Community//

The Unity Myth

Family and Loss

Photo by Tyler Nix
Photo by Tyler Nix

Since first starting, Less Cancer people have wanted to share their stories and experiences about cancer—and, at times, the stories of family members and the dynamics that seem to go hand-in-hand with family and loss—have approached me with some regularity.

People often want me to listen, which I do, and I will frequently offer a hug and thank them for sharing their stories. 

But at other times, people ask what I think.

I always like to offer a disclaimer, which is that I’m not a therapist, physician, or scientist. Not to sell myself short, but I believe that intelligence triumphs over intentions. 

That said, I, like many of us, have had several experiences relating to cancer and family, in addition to hearing from many, many more who have faced the loss of a family member. 

I will often hear about sticky family dynamics that seem to reopen wounds harshly and revive longstanding negative styles of communication that include bullying, sarcasm, and attempts to control others.

And somehow in the midst of it all, when facing the loss of a family member, some family members are looking for more than can be offered at times when others are depleted, or simply have no additional tools but to keep their heads above water. At times, in the face of impending loss, family members are looking for affirmation from other family members which are just not possible. 

As many have experienced, the dying process of a family member does not leave much space beyond attempting to maintain survival mode. Often there is not the space or bandwidth to give family members much beyond simple interactions. 

I am one of seven children; all vastly different, all loving, awesome people in very different ways, with unique gifts. However, in my experience in the face of cataclysmic loss, that people are doing all they can to keep their heads above water.

Wishing that suddenly one’s family may be all on the same page is an unrealistic expectation at a time when each has unique perspectives and unique relationships with each other, not to mention the dying family member.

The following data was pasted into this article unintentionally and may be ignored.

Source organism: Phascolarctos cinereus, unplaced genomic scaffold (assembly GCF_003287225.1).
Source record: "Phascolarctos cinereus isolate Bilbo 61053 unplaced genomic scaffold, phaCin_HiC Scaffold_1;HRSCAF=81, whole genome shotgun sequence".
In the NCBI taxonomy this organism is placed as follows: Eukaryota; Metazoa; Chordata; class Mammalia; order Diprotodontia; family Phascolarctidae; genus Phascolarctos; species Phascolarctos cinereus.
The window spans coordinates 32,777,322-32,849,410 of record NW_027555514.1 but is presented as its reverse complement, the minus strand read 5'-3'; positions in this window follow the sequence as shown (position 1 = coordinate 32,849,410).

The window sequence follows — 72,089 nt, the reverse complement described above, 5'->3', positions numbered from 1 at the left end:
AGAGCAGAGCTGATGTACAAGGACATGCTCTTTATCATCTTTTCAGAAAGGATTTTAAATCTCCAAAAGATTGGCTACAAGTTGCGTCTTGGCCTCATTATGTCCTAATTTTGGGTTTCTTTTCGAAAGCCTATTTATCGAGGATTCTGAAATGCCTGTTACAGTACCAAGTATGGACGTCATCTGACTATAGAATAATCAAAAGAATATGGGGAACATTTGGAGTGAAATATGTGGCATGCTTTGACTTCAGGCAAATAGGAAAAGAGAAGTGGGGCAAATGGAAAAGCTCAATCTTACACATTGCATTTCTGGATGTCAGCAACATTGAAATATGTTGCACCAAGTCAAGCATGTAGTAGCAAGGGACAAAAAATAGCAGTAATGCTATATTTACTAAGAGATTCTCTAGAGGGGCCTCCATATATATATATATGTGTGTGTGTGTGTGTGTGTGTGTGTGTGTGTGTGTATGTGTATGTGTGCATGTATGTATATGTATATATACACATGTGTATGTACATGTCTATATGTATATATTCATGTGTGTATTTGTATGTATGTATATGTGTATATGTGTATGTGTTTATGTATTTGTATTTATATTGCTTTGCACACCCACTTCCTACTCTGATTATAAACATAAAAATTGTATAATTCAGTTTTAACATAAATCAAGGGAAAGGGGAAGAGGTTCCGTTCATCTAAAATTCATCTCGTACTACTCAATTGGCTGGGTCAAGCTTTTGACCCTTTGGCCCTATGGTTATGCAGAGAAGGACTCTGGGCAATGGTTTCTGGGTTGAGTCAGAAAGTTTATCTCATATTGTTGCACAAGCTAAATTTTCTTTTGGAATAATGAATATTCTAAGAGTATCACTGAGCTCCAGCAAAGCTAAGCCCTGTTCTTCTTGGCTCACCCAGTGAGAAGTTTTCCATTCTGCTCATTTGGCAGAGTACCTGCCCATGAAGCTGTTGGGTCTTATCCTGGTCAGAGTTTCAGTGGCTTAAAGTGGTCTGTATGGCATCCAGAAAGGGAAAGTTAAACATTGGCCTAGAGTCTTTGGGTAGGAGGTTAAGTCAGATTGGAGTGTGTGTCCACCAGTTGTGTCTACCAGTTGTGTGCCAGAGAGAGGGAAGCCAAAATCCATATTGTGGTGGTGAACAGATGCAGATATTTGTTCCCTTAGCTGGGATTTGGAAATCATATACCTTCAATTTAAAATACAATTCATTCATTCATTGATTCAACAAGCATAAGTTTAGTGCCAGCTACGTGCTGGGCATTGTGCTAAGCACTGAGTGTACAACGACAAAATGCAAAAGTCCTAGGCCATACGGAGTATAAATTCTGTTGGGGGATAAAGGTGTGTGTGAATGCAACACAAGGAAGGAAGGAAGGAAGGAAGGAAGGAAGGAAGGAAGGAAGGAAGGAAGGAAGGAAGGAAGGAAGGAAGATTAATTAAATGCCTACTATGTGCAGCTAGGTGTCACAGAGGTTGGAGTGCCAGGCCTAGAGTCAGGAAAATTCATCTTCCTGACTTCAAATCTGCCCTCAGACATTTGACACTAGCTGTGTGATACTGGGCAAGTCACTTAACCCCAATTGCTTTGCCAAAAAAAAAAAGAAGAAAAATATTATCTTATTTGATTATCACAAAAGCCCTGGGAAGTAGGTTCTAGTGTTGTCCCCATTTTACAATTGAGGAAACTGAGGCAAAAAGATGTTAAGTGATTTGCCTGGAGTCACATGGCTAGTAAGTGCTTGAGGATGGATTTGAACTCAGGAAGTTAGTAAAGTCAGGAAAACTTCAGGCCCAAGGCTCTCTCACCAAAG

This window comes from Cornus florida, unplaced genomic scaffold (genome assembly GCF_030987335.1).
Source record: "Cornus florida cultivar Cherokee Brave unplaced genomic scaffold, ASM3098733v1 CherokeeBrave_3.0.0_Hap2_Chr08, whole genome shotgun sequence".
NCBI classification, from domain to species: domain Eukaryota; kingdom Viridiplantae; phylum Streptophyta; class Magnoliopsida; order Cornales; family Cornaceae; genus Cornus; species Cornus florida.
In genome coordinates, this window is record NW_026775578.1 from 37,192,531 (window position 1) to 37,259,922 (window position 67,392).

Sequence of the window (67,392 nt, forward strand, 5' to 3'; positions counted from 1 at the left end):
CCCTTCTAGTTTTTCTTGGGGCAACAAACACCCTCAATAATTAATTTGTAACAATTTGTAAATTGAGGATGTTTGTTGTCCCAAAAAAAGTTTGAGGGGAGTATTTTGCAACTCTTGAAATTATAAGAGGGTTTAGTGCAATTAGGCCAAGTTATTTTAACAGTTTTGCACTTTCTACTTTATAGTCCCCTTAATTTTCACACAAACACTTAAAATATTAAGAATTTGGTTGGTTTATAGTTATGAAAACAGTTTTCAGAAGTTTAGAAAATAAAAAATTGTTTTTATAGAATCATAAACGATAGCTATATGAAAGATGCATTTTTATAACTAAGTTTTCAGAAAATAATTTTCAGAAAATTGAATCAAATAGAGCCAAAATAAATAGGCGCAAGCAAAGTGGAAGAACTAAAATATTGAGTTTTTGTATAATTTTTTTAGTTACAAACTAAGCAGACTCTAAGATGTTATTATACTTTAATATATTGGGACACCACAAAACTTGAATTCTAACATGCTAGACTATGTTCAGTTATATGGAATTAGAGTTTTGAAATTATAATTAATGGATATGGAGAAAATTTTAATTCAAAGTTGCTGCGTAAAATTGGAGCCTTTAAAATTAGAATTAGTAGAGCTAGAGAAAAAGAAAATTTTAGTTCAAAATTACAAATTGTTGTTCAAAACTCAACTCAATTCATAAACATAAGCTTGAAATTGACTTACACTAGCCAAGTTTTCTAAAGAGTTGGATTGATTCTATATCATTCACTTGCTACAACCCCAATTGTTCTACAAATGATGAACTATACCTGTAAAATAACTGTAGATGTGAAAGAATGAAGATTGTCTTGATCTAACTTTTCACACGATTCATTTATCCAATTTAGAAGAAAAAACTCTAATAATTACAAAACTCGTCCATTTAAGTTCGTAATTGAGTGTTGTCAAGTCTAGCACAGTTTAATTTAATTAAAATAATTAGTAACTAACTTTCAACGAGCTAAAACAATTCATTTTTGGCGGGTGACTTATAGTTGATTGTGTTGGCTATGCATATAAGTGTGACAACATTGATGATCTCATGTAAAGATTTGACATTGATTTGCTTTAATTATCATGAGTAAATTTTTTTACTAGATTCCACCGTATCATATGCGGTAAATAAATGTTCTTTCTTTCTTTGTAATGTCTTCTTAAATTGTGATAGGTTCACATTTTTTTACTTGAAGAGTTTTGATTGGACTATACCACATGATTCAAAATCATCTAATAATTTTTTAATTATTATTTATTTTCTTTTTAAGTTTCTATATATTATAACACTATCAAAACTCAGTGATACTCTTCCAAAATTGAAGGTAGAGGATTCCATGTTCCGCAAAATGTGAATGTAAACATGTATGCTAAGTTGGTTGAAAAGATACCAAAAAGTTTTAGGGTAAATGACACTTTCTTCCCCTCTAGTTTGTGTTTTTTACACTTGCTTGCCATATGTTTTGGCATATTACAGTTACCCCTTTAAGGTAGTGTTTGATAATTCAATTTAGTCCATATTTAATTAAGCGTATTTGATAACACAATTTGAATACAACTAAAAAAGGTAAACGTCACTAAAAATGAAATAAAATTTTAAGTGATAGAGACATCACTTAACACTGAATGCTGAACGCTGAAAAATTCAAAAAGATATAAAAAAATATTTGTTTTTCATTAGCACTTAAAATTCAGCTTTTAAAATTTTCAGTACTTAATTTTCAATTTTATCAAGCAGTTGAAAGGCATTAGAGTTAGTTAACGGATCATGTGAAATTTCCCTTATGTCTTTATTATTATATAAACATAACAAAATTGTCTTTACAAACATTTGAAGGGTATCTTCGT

I liken it to each family member in single paddle kayak, each in their separate one with little room or energy for anything but paddling. Some we discover are stronger paddlers than others, some paddling in circles, and others have lost their paddles all together. 

For me, I have been in all three of those metaphoric boats. 

Times of devastating loss are not the times to seek something beyond the present — something beyond the here and now. They are also not the time to trip over the adverse historical family events in the review mirror — not the time or the bandwidth to discuss any particular painful past incidences.

Because families do not get along in the same way — because of our histories and uniquenesses as individuals, I have a few rules for survival.

  1. Understand you each may not appear on the same page for any number of things. That’s OK. 
  2. The dying process is complicated and depleting for survivors and everyone involved. Survivors are doing the best they can despite what it may look like to you. 
  3. We are all human; if you cannot see around a family member’s flaws, that’s OK, but now is not the time to address them. 

Family members we don’t like or get along with can be part of the family landscape—everyone’s family. 

In the simplest of terms, at the very least, be humane; love as you might any fellow man or woman suffering loss. At times, many of us are more empathetic to total strangers than we are to our own families. 

For family members that may be more difficult to love, widen the lens of your heart beyond personal histories to love them humanely. 

And lastly, for yourself, forgive—forgiveness is something that does erase memory but rather can and will bring peace for you. 

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